Tuesday, March 25, 2008

Update on Thornburg

TMA has scrapped its initial plans to raise cash through a convert with a 12% interest rate and .75 conversion price. Instead it will offer $1.35 billion of debt paying 18% and offering warrants at .01 a share. So, this deal is significantly worse than the terms they initially sought. According to Bloomberg, a new investor MaitlinPatterson Global Opportunities Partners III has agreed to buy $450 million of the notes. Apparently, there will be a tender offer for 90% of the preferred stock plus warrants equal to 5% of the common shares. Although I fully admit to not being an expert on these types of deals, this sounds horrible for the common stock and I am amazed that it has rallied on the news. But maybe someone with a more sophisticated understanding can explain it to me. I'm waiting...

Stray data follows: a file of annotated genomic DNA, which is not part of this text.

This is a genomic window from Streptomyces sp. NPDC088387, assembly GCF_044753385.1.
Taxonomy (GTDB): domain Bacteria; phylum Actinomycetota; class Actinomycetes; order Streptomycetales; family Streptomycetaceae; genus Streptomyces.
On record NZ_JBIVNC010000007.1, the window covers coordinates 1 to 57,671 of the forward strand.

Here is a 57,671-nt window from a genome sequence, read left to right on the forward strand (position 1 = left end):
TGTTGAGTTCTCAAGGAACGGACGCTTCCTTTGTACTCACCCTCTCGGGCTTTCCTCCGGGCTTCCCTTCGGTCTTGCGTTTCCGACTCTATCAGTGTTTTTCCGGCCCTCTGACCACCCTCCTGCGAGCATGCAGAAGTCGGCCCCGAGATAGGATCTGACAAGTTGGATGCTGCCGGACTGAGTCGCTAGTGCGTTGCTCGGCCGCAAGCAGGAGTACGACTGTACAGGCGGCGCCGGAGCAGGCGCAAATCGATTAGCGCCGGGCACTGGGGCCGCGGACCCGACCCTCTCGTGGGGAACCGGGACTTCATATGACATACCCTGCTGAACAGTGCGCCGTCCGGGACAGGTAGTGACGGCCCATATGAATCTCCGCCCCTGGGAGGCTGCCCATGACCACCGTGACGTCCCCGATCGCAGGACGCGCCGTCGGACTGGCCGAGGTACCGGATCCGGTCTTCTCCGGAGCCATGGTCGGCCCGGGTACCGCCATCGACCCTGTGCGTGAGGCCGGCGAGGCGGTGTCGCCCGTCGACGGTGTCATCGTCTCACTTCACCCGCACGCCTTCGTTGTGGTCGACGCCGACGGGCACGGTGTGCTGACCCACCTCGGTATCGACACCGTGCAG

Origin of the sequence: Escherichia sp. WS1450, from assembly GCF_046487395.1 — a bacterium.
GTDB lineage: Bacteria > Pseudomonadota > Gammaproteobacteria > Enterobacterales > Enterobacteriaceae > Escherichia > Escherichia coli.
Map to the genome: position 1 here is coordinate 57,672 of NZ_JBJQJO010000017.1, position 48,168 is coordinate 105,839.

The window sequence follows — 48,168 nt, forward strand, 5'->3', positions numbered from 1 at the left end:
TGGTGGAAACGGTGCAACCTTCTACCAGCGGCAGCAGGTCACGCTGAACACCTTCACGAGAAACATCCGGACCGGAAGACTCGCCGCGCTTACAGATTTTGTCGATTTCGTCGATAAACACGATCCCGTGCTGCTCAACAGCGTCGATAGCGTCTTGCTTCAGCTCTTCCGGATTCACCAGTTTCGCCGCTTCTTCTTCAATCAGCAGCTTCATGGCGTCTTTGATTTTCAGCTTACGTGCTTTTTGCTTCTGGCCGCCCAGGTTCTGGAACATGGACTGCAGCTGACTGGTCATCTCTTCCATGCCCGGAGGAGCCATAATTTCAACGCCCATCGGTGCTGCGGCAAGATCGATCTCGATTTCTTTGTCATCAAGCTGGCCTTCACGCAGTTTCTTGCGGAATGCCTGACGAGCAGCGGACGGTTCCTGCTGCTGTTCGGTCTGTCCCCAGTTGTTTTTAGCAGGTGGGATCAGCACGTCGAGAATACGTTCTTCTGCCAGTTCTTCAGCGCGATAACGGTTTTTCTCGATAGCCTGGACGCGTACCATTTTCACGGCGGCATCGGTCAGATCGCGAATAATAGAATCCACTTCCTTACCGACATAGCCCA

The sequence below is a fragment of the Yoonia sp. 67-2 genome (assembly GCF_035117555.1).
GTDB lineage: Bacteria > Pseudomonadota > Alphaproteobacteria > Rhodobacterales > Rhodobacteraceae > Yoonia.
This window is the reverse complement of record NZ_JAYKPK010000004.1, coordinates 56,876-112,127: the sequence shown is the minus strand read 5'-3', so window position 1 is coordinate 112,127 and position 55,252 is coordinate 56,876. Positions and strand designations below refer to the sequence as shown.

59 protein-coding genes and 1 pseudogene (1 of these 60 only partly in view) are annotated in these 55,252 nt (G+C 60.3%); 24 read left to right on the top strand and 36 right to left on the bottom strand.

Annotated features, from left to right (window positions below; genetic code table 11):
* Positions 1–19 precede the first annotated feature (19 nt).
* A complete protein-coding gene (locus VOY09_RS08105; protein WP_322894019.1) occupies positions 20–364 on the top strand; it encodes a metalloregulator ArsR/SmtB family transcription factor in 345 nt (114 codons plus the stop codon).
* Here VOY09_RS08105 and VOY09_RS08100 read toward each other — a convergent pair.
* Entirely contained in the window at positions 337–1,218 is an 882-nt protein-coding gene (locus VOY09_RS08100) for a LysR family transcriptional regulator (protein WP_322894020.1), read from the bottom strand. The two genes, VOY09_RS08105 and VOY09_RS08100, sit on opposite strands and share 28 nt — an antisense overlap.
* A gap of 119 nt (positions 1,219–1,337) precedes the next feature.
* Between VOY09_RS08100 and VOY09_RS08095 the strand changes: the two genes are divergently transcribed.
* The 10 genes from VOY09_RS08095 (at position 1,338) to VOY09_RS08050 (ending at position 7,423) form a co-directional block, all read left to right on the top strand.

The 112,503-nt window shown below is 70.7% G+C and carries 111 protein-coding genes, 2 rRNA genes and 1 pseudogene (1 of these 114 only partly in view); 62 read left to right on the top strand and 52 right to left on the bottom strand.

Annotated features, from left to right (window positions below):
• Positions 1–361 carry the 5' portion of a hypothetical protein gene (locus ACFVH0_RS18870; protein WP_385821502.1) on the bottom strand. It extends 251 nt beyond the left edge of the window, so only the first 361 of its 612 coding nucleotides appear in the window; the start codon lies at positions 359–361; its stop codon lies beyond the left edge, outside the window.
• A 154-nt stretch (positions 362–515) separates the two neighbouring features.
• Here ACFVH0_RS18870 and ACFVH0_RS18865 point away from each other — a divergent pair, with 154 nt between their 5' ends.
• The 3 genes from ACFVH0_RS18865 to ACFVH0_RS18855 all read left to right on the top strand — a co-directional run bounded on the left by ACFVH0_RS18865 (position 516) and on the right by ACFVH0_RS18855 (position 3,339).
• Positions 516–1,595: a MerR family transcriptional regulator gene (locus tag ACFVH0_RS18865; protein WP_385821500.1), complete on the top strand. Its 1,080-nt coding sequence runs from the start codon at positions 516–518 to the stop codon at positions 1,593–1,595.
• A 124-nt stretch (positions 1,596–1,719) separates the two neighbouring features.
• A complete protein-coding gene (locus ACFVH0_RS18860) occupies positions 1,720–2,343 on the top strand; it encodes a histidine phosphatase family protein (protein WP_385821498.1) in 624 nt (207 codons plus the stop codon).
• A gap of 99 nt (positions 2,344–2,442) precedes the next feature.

jack said...

just a guess at the math: 1. before the dilution: 4% chance stock is worth $30 and 96% chance stock = 0. fair value = 1.20.

2. after dilution: 11% chance stock is worth $15 (diluted 50% for simplicity) and 89% chance stock is still worth $0, so fair value = 1.65

i guess it's all in how you are figuring their odds of survival.

Huckleberry said...

if they survive 4 years you break even, yes?